Bump, Tumble, Go Faster! In Egypt, Roller Derby Is Real Life


Two American teachers at an international school founded the team in 2012, holding the first practice sessions in a school parking lot. It was time of heady change in Egypt. A year earlier, at the height of the Arab Spring, young Egyptians had massed in Tahrir Square to press for the ouster of Hosni Mubarak, their president of almost 30 years.

Emboldened by the revolution, young Egyptians embraced new forms of cultural expression, biting political satire and unconventional sports like roller derby. Today, the bravura spirit of change has dissipated under the harsh rule of President Abdel Fattah el-Sisi, whose government has jailed thousands of opponents, arrested gay people and imprisoned young Egyptians for posting the wrong thing on Facebook.

“Our dreams are down,” Ms. Abdelnasser said. “Since 2011 we’re in a great depression. Nothing changes. We’re stuck.”

But roller derby endures, driven in part by a sense of warm camaraderie between players. They gather for juice after training or hold pizza parties. Earlier this month, they went sandboarding on the steep dunes around Fayoum, an oasis south of Cairo. Close buddies call each other “derby wives.”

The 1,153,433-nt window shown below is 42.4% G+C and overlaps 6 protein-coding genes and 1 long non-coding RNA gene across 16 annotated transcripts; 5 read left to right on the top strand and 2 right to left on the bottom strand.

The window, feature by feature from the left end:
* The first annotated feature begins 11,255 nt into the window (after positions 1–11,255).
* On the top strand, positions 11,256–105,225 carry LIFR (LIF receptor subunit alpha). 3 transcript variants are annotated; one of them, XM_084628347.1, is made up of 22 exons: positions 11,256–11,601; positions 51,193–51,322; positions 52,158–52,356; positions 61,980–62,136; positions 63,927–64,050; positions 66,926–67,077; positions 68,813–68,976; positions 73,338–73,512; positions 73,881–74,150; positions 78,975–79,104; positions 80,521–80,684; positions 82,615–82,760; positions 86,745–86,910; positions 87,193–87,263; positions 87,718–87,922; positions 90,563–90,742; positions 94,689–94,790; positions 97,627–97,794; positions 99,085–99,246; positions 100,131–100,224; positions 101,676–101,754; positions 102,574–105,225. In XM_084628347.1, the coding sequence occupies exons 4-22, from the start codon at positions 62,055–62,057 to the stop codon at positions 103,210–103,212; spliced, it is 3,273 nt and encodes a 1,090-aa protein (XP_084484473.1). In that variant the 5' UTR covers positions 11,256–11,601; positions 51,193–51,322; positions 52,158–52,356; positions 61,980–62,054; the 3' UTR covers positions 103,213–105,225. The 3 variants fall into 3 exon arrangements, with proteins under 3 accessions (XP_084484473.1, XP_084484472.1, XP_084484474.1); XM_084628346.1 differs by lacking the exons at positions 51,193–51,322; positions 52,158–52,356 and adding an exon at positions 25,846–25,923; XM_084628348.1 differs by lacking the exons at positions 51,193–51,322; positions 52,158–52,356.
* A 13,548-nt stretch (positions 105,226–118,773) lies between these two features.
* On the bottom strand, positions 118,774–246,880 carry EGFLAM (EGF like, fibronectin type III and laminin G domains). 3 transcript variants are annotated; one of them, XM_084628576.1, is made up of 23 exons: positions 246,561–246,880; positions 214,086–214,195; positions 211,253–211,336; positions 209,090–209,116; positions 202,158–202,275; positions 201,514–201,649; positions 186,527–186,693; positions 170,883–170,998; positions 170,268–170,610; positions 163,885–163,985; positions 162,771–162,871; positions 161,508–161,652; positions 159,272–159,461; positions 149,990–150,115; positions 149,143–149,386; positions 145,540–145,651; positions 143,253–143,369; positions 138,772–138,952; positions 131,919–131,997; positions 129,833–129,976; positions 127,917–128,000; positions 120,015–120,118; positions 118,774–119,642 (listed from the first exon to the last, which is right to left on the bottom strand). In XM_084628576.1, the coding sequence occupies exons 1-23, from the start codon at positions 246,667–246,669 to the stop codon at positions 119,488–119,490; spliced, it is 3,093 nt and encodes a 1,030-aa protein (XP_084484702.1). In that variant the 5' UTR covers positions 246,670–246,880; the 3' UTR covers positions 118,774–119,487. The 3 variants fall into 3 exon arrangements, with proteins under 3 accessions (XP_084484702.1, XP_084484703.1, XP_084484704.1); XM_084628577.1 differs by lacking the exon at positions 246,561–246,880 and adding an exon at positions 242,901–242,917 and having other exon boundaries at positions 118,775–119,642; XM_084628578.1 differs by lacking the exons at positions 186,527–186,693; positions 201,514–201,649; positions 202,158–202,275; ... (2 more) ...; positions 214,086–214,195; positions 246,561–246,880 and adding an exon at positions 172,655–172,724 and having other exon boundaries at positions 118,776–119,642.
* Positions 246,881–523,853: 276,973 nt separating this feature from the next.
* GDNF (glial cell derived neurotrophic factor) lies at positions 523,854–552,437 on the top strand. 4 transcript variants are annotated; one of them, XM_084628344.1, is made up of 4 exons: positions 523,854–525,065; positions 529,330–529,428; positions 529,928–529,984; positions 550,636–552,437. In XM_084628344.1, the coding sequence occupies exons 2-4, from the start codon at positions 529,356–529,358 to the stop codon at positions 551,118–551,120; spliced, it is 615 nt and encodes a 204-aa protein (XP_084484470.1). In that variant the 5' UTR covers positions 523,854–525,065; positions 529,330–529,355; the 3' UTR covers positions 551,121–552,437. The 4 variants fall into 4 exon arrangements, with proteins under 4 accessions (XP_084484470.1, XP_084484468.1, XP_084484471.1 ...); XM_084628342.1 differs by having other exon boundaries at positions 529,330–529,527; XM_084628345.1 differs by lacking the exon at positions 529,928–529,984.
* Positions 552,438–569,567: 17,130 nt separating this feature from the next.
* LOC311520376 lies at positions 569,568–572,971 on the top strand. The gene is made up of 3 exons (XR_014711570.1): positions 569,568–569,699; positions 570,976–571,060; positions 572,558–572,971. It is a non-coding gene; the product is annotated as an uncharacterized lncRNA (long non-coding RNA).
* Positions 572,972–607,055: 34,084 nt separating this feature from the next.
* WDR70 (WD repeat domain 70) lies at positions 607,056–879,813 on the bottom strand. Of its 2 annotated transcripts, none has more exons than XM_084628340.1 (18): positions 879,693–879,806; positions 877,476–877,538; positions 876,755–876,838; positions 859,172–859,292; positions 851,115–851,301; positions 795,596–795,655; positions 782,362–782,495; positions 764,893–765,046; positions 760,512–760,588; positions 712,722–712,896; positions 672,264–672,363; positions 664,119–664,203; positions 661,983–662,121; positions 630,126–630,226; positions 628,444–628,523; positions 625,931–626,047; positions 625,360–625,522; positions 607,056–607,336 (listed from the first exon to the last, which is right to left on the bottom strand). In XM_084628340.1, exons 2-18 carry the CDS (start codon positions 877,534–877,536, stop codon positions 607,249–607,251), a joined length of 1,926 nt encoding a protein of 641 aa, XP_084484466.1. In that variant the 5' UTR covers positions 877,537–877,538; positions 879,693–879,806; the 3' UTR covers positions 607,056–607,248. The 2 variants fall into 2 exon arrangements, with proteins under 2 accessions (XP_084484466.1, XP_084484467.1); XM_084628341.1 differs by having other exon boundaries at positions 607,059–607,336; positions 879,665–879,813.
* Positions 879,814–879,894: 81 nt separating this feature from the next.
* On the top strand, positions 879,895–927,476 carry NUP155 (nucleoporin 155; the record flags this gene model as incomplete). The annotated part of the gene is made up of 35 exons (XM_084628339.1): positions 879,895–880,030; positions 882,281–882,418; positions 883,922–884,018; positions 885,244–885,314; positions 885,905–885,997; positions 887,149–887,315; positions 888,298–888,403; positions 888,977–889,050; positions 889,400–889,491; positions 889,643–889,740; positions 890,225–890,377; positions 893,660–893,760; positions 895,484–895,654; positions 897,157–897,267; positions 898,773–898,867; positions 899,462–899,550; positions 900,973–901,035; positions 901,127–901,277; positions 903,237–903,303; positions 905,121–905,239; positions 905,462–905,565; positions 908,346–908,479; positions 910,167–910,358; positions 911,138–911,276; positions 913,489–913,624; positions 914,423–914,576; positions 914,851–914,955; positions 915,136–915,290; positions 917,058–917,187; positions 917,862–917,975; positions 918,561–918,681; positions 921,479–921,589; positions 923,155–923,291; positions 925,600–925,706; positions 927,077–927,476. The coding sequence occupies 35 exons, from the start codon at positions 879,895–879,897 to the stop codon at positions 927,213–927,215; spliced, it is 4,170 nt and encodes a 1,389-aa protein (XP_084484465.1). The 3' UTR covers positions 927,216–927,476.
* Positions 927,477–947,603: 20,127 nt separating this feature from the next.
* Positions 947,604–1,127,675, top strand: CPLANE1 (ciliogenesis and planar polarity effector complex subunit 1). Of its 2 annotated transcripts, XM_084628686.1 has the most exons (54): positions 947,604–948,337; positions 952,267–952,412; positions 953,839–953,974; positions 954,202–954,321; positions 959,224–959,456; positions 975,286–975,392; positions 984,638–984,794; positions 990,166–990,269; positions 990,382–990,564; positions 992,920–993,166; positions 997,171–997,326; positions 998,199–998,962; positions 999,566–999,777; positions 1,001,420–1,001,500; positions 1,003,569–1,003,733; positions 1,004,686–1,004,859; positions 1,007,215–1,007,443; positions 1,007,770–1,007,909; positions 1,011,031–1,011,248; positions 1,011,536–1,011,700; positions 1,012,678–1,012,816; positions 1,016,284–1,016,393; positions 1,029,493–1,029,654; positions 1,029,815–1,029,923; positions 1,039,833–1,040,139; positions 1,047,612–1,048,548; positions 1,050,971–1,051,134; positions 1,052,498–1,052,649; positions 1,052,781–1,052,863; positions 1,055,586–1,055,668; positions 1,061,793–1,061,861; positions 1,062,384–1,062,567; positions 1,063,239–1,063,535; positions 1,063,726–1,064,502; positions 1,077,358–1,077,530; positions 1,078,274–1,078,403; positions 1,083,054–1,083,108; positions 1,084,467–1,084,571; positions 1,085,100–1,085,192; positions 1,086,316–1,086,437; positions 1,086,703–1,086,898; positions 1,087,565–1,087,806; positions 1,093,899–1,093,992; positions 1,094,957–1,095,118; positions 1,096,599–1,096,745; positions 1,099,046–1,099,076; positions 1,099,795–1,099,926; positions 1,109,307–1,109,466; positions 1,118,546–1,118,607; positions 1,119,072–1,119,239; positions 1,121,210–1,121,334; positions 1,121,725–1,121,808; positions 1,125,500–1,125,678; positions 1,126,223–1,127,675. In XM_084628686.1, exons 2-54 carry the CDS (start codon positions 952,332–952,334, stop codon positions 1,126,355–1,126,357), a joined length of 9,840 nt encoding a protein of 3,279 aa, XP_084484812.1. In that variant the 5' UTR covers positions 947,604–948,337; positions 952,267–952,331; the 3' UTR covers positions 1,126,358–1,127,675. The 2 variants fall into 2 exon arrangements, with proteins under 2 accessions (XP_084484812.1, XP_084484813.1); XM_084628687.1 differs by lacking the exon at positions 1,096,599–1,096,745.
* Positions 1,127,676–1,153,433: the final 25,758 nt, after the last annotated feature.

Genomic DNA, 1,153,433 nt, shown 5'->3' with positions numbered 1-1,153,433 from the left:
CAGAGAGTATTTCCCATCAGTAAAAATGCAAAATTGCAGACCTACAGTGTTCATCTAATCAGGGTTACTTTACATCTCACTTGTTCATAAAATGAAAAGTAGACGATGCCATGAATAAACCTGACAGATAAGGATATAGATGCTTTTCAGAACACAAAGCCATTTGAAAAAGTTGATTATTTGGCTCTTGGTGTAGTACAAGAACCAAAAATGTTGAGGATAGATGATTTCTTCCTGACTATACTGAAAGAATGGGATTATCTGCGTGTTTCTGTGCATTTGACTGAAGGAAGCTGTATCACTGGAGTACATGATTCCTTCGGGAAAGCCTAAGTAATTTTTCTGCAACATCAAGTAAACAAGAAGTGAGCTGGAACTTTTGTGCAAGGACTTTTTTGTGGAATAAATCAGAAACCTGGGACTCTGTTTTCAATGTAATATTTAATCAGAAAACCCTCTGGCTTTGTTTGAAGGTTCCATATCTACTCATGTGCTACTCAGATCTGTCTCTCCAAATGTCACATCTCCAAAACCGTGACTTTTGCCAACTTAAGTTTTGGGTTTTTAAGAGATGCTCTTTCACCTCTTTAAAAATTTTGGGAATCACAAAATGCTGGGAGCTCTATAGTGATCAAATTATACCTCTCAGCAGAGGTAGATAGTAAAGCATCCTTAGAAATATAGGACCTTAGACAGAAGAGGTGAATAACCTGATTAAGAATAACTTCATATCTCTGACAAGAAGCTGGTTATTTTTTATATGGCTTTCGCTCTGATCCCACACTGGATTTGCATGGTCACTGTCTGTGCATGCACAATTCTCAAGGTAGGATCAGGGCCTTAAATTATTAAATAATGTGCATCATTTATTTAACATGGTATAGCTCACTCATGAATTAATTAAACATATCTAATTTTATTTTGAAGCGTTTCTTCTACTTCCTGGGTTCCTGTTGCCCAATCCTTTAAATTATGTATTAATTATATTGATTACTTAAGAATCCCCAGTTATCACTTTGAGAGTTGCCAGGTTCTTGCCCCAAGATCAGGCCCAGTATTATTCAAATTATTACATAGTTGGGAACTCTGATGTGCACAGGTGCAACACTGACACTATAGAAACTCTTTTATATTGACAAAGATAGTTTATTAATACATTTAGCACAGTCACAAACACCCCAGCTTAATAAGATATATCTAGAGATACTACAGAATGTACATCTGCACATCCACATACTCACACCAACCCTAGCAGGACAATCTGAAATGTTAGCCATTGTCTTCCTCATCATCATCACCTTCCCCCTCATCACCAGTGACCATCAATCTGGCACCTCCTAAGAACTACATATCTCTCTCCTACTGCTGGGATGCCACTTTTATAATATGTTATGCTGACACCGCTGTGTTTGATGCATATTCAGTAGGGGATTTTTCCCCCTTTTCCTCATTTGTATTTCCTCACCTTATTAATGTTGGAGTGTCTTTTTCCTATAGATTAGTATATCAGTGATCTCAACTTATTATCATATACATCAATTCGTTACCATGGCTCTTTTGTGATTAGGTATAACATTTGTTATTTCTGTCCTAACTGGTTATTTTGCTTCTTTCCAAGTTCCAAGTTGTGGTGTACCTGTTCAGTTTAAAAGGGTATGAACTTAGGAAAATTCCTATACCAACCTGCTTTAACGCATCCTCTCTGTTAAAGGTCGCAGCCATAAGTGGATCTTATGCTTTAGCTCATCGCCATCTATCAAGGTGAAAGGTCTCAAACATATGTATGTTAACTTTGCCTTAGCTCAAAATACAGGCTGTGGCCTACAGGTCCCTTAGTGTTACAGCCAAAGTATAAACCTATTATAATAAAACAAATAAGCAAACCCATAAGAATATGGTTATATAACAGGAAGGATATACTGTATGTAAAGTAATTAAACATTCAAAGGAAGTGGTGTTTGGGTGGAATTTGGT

“There’s a sisterhood that resonates across the world,” Ms. El Desouky said. “We see each other. We stay with each other.”

Slide Show

Portraits of ‘Cairollers’

CreditLaura Boushnak for The New York Times

What they lack are opponents.

There are other new contact sports for women in Egypt. A national women’s rugby team was established in 2015, and a women’s dodge ball team recently won a major African tournament. But roller derby has been constrained by several factors, including cost.

A full set of helmet, kneepads and skates runs into hundreds of dollars, and the sudden devaluation of the Egyptian pound last year effectively doubled the price.

They had to improvise. Players take training advice from tutorials on YouTube, and donations of secondhand gear from teams in the United States. Their dream is to start a competitive league in Egypt. They are looking for a sponsor.

Earlier this year the Cairollers played their first competitive games against visiting women’s teams from Abu Dhabi and Marseilles, France. In the days before her game, Ms. El Desouky was sick with anxiety, she said.

But once the starting whistle sounded, her worries vanished. “It’s was really, really awesome,” she said. “I can’t wait to do it again.”

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